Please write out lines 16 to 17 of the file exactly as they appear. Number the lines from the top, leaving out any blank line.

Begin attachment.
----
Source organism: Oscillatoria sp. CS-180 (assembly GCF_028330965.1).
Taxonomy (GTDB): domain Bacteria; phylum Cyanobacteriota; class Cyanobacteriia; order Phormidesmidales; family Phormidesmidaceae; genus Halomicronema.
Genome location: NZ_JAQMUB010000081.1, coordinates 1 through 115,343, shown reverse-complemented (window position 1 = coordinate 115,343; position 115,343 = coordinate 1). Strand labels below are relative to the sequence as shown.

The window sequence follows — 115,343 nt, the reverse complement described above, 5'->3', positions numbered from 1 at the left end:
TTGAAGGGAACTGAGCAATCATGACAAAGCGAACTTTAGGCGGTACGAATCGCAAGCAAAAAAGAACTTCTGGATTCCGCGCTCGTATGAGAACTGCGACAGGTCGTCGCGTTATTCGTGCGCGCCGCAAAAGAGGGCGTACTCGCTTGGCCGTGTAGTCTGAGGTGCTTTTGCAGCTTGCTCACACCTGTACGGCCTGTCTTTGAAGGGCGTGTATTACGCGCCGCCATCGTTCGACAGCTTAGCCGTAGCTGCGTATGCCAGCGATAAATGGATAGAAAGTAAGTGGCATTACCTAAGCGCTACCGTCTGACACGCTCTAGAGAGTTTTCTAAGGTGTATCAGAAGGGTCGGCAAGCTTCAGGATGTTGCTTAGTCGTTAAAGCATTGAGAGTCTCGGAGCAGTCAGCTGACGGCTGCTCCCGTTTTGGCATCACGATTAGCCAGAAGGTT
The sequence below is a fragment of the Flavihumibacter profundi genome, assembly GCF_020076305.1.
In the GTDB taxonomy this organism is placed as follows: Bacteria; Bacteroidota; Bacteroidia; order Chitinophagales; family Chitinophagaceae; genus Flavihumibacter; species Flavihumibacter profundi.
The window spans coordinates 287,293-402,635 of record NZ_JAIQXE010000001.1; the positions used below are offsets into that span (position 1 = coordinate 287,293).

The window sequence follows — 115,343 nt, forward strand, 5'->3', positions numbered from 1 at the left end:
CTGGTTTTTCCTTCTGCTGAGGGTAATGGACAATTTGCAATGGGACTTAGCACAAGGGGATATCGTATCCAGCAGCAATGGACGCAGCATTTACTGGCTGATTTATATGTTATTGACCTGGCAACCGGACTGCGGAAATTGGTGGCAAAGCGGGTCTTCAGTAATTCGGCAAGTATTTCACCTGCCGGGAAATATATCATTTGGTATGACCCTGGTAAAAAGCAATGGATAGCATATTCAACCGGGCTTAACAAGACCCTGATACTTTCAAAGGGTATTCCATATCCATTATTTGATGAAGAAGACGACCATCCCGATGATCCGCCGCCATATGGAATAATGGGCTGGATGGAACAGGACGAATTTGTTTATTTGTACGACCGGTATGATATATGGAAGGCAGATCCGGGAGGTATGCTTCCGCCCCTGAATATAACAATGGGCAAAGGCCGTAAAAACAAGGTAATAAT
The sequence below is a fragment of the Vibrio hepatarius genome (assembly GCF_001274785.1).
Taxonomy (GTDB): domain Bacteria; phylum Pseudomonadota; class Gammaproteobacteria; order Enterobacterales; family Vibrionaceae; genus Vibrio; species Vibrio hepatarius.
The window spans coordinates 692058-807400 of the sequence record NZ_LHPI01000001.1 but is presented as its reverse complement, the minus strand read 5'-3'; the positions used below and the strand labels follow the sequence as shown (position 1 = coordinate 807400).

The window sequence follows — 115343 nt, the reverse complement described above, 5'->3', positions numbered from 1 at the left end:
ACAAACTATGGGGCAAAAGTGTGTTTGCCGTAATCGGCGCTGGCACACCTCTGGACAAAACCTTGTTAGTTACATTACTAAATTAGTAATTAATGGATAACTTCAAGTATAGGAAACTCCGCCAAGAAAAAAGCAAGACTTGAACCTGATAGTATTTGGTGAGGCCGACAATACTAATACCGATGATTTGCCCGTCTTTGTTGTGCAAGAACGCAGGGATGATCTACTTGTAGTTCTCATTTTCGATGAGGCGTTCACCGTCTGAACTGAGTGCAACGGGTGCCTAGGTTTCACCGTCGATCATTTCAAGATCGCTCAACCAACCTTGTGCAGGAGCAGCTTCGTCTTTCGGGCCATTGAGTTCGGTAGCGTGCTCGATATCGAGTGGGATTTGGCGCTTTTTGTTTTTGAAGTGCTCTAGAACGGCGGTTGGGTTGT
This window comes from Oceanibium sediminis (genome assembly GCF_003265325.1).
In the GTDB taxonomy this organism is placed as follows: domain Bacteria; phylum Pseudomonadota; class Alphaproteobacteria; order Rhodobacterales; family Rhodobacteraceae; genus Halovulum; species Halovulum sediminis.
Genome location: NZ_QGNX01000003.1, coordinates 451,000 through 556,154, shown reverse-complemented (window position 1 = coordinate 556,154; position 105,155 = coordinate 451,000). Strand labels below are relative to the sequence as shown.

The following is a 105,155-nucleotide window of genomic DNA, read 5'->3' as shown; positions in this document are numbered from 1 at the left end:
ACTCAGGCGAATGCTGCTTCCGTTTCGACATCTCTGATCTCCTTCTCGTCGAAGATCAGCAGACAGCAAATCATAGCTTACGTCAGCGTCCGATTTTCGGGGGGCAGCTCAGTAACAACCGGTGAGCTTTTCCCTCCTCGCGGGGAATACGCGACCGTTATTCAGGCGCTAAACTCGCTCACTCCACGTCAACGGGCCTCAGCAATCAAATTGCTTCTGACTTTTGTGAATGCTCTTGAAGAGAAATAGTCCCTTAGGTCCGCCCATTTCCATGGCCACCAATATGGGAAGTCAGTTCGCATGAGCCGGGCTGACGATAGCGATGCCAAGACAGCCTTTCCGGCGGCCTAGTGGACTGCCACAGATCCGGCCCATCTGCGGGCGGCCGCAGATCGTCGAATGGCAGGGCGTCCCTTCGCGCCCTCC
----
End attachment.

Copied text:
This window comes from Oceanibium sediminis (genome assembly GCF_003265325.1).
In the GTDB taxonomy this organism is placed as follows: domain Bacteria; phylum Pseudomonadota; class Alphaproteobacteria; order Rhodobacterales; family Rhodobacteraceae; genus Halovulum; species Halovulum sediminis.